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Answer by Joseph Boyle:
We had many chances to avoid the Civil War, which is not to exclude the possibility of a (likely smaller and shorter) war restricted to the Deep South, either at that time or another time.
First, it was united American independence that set up the sectional conflict of equals. Britain was the greatest anti-slavery force of the time, and eliminating slavery needed to be a joint effort of Britain and the North, as suppression of the African slave trade had been since 1808. If both had been united with the South or both separate from the South, they would have approached anti-slavery in unison, pressing it only when they could apply the overwhelming force of both, making resistance impossible.
Second, the first wave of American abolition succeeded in half of the states, not three-fourths. Abolition never had a chance in the Deep South, but Virginia came close.
Next, it was mismanagement of the U.S.’s Pacific expansion that nearly led to war. The 1821 Adams-Onís Treaty unnecessarily renounced claim to East Texas, where American settlers were already arriving, leading to the Texas Revolution and Mexican-American War. The 1818 U.S.-U.K. negotiators were agreed on how to divide Oregon Country except for western Washington, but not getting this on paper allowed false hopes for BC to develop, which James Polk pandered to in the 1844 campaign, then sold out to free his hands to make war on Mexico for Southern expansion, angering Northern Democrats enough to pass the Wilmot Proviso denying any spoils to the South, leading to a four-year deadlock, after which the South was ready to go to war for the Southern California and New Mexico it felt it was owed. The Compromise of 1850 avoided war for the moment but left the South on edge and inflamed against Northern abolitionism.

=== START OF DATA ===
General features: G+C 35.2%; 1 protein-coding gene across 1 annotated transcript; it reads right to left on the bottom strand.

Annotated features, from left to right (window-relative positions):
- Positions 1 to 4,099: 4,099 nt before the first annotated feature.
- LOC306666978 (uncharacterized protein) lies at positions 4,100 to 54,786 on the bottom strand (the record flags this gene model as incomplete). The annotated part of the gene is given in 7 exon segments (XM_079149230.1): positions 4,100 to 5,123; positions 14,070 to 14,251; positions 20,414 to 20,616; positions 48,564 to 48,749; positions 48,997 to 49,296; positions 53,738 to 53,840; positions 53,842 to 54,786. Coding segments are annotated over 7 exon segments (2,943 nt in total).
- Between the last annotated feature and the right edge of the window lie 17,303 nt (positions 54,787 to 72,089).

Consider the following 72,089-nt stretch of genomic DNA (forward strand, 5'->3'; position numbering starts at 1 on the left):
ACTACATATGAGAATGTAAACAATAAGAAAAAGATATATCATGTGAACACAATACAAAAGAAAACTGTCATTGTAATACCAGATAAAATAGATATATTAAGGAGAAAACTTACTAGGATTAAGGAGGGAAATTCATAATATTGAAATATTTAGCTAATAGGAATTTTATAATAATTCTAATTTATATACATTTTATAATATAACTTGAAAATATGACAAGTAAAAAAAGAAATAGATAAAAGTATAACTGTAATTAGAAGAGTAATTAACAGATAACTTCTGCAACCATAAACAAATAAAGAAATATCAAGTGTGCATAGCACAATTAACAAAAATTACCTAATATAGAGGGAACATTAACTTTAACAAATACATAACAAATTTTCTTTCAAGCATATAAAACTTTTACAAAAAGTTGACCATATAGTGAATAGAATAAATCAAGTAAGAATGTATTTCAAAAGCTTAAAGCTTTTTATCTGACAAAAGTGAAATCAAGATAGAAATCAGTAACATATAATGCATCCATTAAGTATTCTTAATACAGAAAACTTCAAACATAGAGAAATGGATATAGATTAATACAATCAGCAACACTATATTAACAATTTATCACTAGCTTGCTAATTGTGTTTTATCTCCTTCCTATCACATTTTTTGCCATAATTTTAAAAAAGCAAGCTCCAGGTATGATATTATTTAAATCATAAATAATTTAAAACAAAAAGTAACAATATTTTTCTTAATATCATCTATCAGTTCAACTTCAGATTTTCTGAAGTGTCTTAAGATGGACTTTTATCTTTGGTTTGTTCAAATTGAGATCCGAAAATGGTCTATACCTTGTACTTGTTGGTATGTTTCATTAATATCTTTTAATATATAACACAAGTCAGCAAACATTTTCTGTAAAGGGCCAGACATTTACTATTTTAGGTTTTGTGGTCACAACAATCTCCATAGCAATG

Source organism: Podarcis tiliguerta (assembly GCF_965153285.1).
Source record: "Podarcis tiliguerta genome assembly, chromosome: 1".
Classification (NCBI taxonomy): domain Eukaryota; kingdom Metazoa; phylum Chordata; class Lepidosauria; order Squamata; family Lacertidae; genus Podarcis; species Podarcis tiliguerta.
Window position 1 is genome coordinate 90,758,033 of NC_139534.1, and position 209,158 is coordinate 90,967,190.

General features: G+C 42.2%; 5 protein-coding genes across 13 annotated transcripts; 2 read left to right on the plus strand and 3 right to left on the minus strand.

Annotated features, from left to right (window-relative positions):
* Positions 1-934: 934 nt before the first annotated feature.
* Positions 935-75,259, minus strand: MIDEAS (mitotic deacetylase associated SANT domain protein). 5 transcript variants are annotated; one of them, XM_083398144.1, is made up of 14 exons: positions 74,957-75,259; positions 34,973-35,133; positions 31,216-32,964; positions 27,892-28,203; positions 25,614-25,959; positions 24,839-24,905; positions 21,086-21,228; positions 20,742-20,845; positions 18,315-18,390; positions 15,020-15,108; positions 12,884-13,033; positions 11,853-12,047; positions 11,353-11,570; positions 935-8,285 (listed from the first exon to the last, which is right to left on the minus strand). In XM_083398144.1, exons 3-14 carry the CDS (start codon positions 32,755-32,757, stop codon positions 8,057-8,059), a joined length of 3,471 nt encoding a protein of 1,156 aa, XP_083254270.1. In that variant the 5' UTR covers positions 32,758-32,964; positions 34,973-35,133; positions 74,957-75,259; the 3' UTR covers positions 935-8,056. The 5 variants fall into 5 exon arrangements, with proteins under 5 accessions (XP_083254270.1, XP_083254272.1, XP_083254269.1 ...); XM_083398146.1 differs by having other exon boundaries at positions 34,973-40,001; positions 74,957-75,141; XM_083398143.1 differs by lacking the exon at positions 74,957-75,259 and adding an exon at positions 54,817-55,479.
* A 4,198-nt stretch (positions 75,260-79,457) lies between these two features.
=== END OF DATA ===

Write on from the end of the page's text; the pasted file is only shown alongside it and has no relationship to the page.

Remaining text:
The politics of the following decade seemed designed to convert the conflict to all-or-nothing. Squatter sovereignty led straight to Bleeding Kansas. The Kansas-Nebraska Act removed the time-honored 36°30’ divider.* The Dred Scott decision put the North in fear of slavery expanding north, and then the John Brown raid put the South in fear of abolition and race war expanding south.
The 1860 election broke American politics, but the Upper South still refused to join the Deep South in secession. Virginia was less secessionist than Kentucky, and Western interests detesting Eastern planters were growing in power and close to taking control of the legislature, where they would have stripped slavery of tax and legal advantages, accelerating its decline and emigration of pro-slavery elements farther South. After several votes against secession, the Sumter crisis and call for troops just before the state convention disbanded led to a surprise snap secession, next joined by Tennessee, North Carolina, and Arkansas, doubling the Confederate white population, bringing it to the gates of Washington, and handing it the most skilled officers. Any delay or secrecy in the Sumter crisis and response could have averted this until the Kentucky neutrality convention sealed Virginian neutrality. Naval invasion of the Deep South would have followed—this was anyway the only early success of the early war, taking the Confederacy’s largest city of New Orleans. Without being bogged down in Virginia, Northern forces would also have taken Charleston in the first year.
*Correction, July 26, 2016: Due to an editing error, this post misstated that the Missouri Compromise removed the 36°30’ divider. The Missouri Compromise created the divider; the Kansas-Nebraska Act effectively removed it.
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